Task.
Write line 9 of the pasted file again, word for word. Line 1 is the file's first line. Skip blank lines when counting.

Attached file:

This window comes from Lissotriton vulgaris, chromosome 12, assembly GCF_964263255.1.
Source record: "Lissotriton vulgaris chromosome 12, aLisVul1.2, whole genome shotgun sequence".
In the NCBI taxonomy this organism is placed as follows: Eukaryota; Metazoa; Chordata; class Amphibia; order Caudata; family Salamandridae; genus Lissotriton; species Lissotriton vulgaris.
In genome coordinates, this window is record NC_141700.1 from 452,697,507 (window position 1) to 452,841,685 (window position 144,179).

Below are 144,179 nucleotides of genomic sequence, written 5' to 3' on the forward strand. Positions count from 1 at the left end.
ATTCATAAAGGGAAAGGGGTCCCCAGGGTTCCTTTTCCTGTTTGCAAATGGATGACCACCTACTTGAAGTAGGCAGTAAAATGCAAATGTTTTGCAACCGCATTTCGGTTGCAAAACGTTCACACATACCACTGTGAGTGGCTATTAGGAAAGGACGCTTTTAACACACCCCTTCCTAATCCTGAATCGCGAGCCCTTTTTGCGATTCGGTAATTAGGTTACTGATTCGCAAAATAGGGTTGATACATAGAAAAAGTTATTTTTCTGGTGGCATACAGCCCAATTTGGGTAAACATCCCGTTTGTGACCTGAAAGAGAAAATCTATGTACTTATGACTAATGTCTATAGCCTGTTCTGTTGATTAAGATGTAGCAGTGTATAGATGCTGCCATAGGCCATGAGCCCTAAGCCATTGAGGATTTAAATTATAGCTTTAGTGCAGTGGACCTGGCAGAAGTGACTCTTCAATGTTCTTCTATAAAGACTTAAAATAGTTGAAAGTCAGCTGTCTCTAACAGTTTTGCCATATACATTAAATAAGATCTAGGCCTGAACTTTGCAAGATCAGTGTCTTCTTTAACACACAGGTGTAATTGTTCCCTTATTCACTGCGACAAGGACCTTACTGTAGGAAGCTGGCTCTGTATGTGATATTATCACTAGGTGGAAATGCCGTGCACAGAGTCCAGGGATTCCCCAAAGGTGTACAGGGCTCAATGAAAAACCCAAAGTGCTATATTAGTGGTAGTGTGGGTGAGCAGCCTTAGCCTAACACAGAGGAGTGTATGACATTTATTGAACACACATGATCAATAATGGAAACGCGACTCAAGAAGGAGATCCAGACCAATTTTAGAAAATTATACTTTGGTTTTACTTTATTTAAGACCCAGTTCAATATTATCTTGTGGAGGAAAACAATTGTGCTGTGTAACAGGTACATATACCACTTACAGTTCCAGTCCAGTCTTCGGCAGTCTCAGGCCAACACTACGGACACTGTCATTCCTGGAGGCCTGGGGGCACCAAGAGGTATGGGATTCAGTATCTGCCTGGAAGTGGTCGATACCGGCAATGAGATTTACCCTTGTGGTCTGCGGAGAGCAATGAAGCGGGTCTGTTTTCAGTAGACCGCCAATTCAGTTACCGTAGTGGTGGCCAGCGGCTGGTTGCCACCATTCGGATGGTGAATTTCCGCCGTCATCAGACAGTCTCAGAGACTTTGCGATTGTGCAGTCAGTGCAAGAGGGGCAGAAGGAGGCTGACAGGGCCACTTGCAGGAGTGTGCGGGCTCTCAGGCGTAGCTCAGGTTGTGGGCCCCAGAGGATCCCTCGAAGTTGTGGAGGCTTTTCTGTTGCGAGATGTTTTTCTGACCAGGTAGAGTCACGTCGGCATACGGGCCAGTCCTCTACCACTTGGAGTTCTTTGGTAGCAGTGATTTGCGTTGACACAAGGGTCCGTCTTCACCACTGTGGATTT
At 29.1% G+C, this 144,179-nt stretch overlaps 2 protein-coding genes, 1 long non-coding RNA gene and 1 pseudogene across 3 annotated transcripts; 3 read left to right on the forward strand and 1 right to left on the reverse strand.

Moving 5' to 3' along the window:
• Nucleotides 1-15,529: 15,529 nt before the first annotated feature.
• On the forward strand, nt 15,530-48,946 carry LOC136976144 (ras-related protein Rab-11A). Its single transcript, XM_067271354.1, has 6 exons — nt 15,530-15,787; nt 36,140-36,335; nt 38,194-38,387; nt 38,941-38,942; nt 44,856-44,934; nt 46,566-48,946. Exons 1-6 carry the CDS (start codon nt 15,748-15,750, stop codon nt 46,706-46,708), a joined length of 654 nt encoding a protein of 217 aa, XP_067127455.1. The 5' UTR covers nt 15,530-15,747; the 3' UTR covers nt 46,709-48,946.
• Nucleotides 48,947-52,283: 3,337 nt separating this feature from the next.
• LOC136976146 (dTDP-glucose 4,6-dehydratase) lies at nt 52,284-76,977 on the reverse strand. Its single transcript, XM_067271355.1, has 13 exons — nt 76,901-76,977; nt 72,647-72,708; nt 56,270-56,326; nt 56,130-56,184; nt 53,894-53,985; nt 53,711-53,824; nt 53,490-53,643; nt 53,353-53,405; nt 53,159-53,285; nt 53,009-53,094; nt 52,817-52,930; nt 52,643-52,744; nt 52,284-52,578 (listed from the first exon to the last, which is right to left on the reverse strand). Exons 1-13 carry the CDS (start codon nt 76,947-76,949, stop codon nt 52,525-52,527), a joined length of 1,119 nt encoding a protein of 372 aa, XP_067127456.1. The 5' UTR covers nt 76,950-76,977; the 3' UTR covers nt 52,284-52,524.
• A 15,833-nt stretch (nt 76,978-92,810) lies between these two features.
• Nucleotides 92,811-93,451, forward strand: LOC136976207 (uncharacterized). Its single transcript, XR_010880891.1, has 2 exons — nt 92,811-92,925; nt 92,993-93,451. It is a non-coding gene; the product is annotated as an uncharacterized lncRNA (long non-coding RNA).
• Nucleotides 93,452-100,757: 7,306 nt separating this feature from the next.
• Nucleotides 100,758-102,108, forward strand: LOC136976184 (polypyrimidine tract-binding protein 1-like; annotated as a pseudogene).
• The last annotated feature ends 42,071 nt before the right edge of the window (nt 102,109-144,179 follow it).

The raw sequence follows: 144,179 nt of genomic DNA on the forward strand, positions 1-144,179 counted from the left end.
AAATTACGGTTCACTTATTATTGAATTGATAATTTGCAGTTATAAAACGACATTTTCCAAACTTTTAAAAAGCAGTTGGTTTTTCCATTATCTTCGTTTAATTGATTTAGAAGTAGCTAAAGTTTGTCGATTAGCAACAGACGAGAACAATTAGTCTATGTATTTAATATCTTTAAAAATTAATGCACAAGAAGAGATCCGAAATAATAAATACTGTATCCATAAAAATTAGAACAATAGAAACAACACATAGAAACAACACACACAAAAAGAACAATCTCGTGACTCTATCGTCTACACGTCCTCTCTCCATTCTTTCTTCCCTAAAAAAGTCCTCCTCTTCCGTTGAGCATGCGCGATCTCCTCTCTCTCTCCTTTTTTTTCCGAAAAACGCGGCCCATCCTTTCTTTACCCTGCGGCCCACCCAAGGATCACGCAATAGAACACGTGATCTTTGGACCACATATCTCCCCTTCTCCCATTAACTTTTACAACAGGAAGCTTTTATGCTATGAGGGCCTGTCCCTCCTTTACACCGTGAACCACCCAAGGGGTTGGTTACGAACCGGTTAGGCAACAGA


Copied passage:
• Nucleotides 1-15,529: 15,529 nt before the first annotated feature.